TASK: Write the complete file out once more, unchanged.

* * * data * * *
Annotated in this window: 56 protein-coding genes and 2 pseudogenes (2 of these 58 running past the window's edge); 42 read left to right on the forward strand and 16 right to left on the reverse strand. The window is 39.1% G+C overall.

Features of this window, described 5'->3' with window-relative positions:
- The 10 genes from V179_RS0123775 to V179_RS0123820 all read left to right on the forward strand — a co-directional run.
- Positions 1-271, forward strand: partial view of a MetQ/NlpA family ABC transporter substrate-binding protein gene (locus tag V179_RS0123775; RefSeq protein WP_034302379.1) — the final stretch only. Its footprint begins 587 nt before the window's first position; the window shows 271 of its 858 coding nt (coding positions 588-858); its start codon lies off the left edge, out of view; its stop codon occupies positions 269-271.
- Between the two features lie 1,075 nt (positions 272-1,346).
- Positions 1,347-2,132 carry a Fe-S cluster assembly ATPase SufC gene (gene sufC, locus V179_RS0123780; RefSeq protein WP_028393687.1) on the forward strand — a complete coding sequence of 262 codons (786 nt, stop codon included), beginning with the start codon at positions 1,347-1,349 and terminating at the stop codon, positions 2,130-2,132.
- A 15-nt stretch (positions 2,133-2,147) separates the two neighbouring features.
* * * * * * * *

Annotated in this window: 56 protein-coding genes and 2 pseudogenes (2 of these 58 running past the window's edge); 42 read left to right on the forward strand and 16 right to left on the reverse strand. The window is 39.1% G+C overall.

Features of this window, described 5'->3' with window-relative positions:
- The 10 genes from V179_RS0123775 to V179_RS0123820 all read left to right on the forward strand — a co-directional run.
- Positions 1-271, forward strand: partial view of a MetQ/NlpA family ABC transporter substrate-binding protein gene (locus tag V179_RS0123775; RefSeq protein WP_034302379.1) — the final stretch only. Its footprint begins 587 nt before the window's first position; the window shows 271 of its 858 coding nt (coding positions 588-858); its start codon lies off the left edge, out of view; its stop codon occupies positions 269-271.
- Between the two features lie 1,075 nt (positions 272-1,346).
- Positions 1,347-2,132 carry a Fe-S cluster assembly ATPase SufC gene (gene sufC, locus V179_RS0123780; RefSeq protein WP_028393687.1) on the forward strand — a complete coding sequence of 262 codons (786 nt, stop codon included), beginning with the start codon at positions 1,347-1,349 and terminating at the stop codon, positions 2,130-2,132.
- A 15-nt stretch (positions 2,133-2,147) separates the two neighbouring features.